Deductive reasoning has you starting with information or an idea that is called a premise.
Eventually, you come up with conclusions that are based on your original premise.
Sherlock Holmes, that detective guy from the books, uses deductive reasoning to solve mysteries.
Think of it this way:
(1) If this happens…
(2) and this happens…
(3) then you can come to this conclusion. If the premises are true, then your conclusion should also be true
Inductive reasoning works in the opposite direction. You start by having a number of observations. “I see that.” “That happens here.” “I believe that this will happen just like the others like the others because the circumstance is similar.”
It is a process in two parts. First, you start with specifics and come up with a theory. That’s deductive. When you apply that theory to new areas, it is inductive reasoning. You organize data into categories and say, “What do these have in common?”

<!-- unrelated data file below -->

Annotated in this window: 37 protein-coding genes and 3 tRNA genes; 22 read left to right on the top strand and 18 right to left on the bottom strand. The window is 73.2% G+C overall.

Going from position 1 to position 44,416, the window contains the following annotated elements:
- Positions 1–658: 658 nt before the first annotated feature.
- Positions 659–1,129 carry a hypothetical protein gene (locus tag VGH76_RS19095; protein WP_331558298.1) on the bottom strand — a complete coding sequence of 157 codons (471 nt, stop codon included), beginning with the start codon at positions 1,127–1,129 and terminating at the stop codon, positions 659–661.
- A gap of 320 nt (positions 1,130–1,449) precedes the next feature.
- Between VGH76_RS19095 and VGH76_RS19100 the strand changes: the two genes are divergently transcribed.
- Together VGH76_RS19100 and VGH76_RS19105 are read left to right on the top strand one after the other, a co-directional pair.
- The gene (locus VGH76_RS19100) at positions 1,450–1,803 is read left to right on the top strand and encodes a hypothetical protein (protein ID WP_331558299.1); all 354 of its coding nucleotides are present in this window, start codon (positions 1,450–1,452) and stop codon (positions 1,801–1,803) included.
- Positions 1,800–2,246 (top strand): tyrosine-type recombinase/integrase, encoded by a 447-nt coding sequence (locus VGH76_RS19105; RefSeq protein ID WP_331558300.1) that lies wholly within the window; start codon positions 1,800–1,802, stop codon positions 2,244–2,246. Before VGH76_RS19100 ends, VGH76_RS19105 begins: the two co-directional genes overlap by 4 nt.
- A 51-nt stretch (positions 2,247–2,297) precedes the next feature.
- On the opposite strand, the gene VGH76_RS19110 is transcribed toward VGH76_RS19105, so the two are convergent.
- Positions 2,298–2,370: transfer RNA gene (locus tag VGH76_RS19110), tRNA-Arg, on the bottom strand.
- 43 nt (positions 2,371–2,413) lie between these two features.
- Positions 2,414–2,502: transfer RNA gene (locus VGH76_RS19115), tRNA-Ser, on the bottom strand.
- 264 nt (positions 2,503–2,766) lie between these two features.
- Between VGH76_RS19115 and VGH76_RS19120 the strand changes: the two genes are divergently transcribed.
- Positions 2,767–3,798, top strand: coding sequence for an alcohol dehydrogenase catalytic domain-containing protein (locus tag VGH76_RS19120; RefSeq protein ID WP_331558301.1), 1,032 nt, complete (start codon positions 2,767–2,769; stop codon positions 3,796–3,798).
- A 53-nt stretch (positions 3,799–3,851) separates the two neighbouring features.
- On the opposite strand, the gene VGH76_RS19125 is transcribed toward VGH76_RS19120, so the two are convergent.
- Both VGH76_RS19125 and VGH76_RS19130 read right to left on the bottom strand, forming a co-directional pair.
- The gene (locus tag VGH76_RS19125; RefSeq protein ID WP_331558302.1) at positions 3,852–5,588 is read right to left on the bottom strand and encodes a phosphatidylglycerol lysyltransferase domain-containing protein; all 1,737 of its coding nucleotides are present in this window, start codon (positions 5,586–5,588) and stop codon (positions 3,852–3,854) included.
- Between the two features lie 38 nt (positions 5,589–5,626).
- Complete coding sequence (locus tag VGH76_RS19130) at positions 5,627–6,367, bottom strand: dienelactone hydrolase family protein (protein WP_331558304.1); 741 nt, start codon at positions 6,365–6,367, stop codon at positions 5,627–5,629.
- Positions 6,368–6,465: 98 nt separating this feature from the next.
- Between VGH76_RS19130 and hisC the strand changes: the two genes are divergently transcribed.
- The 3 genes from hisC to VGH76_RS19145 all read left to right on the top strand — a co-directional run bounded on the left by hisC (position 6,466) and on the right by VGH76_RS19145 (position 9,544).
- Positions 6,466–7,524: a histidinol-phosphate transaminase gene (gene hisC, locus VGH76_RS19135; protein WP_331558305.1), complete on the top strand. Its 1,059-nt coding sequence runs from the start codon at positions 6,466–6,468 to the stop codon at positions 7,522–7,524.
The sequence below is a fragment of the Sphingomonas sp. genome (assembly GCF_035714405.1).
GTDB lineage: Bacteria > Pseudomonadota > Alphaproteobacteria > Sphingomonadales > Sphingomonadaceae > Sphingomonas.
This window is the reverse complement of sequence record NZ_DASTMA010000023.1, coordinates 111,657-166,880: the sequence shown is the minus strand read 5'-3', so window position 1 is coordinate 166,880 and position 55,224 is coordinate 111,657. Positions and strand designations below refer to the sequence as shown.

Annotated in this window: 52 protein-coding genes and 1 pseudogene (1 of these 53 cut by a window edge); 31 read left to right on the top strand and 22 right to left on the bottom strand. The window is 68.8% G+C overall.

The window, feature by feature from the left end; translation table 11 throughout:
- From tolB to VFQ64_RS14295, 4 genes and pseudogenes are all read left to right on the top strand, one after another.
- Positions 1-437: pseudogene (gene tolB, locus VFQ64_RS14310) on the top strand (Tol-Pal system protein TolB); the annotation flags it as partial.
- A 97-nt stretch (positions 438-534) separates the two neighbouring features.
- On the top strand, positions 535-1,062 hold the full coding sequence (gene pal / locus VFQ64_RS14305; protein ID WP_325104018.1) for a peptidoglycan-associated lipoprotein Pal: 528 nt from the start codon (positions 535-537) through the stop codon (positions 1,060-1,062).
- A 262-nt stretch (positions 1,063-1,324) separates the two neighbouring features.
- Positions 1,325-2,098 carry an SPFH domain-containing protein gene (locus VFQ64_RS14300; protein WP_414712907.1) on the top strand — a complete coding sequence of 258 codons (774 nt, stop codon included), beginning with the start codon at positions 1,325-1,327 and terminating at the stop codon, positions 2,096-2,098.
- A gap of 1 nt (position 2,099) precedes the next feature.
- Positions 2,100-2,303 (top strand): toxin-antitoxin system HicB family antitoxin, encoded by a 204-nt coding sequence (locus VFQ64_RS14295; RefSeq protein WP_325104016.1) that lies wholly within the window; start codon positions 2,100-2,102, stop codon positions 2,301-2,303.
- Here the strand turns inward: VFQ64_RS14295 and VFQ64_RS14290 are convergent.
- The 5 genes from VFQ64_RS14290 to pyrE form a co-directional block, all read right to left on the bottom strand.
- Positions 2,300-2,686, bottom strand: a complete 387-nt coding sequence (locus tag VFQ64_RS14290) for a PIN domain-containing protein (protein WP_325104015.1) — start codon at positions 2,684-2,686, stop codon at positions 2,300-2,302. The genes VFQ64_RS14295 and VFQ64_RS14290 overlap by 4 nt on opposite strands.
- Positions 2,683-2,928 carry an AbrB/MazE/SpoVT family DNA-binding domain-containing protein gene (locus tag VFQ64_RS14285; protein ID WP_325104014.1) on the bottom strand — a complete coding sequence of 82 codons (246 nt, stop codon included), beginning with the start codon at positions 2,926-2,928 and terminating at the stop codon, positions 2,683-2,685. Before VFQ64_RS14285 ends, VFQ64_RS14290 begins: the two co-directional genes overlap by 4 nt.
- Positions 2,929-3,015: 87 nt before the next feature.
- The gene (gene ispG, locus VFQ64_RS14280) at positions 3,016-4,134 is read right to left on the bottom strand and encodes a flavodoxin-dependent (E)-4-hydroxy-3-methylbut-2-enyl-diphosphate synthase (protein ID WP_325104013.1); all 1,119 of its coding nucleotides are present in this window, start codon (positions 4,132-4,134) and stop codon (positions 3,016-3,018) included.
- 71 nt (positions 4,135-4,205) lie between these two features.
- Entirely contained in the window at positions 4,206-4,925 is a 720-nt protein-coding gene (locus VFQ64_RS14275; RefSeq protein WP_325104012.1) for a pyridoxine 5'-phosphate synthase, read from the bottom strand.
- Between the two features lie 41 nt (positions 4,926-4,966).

There is a problem with inductive reasoning: your conclusions have more information than the facts you use. You start with dozens of observed examples, take an inductive leap, and assume millions of possible examples. If the conclusion is true, then new premises and assumptions are true.